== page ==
Your Digital Footprint
Your online activities leave behind clues that bad actors can use to target you. From your social media profile to your online shopping history, every activity could be used by a bad actor to attack your identity, financial assets, or online accounts.
You Are a Target
Many people share a common misconception that they are too small of a target for cybercrime. Sadly, this is far from true. According to a study conducted by Proofpoint, more than half of Americans experienced at least one of the following attacks in 2021:1
- Email account compromised
- Social media account hacked
- Social media profile spoofed
- Ransomware attack
- Identity theft
- Financial loss due to fraud
A bad actor may target you for any number of reasons, and they may want more than just access to your bank account.
What Is My Digital Footprint?
Your digital footprint refers to your unique set of traceable online activities, such as the information you share on social media and the websites you visit. Just as your physical footprint tells the story of where you have walked, your digital footprint tells the story of what you do online. There are two key components of your digital footprint, your active footprint, and your passive footprint.
Your active footprint is easier to identify, as it is made up of the data that you intentionally share online. This includes things like emails, text messages, social media posts and comments, or forms that you fill out with your information.
Your passive footprint is less conspicuous. This term refers to the digital information tracked and collected about you without your knowledge, such as the number of times you visit a certain website or the IP address of the computer you are using.
In our increasingly digital world, you may be surprised at the trail of information you leave behind. Each time you stream a video, use an app on your smartphone, or talk to one of your smart home devices, a trace of this information is added to your digital footprint.
What Are the Risks?
Think about information that people commonly share on social media. A social media profile often includes a person’s birthday, family members, and schools they have attended, along with other information about their day-to-day life.
Each piece of information alone can seem insignificant, but when combined, this data can be the key to unlocking your online accounts. With information like date of birth, mother’s maiden name, and high school mascot, a bad actor can make educated guesses about your passwords, or the security questions needed to unlock your accounts.
This is just one example of how your digital footprint can be abused by bad actors. Consider the following risks:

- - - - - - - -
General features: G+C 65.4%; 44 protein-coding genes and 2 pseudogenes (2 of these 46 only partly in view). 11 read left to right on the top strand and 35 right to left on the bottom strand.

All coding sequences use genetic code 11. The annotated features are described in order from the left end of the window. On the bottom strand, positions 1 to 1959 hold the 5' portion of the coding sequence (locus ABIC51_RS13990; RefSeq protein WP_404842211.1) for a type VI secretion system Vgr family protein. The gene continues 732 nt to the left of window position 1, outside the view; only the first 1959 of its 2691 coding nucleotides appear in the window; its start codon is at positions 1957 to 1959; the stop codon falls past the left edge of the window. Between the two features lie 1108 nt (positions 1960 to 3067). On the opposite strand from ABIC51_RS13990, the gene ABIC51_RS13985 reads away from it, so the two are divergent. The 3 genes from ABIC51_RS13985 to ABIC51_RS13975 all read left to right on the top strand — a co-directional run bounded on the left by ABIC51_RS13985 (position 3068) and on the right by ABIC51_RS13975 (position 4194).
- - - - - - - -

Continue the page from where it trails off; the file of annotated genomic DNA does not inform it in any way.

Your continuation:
- Information contained in your digital footprint could be used to compromise your business, personal, or financial accounts.
- Your digital footprint contains information about your habits and hobbies, enabling a bad actor to target you with customized phishing attacks and scams.
- A bad actor could use the personal details they learn about you in your digital footprint to steal your identity and fraudulently impersonate you.
- Your digital footprint may contain information about your current location, presenting a physical security risk to you and your assets.
The Two of You
Information made available online can be accessed and used to gain access to personal and financial information.
Managing Your Digital Footprint
Your digital footprint expands every time you share information or interact with others online. Consider your social media activities and web browsing, as these common online activities grow both your active and passive footprint.
Social Media Security
A social media presence can contribute heavily to your digital footprint. Social media sites are great ways to connect and share with others; however, they can also be great ways for bad actors to learn about you. Consider the following suggestions when using social media:2
Be mindful of what you share.
Think about the information you share on social media and how comfortable you would be should the wrong person see it. Assume that anything you post online could become public, regardless of the privacy controls you have in place.
Review your privacy settings.
Whenever you create a new social media account or download a new app, review the privacy and security settings, and configure them to your comfort level for information sharing. If a company informs you that they are updating their privacy controls, review the changes and learn if there are new settings you need to enable.
Manage your social network.
Social media sites are great ways to connect and share with others; but the reality is that you cannot see the person behind the profile photo. Bad actors use this anonymity to their advantage by creating fake social media accounts or taking over real ones. Ensure you know who you are sharing with when you communicate online.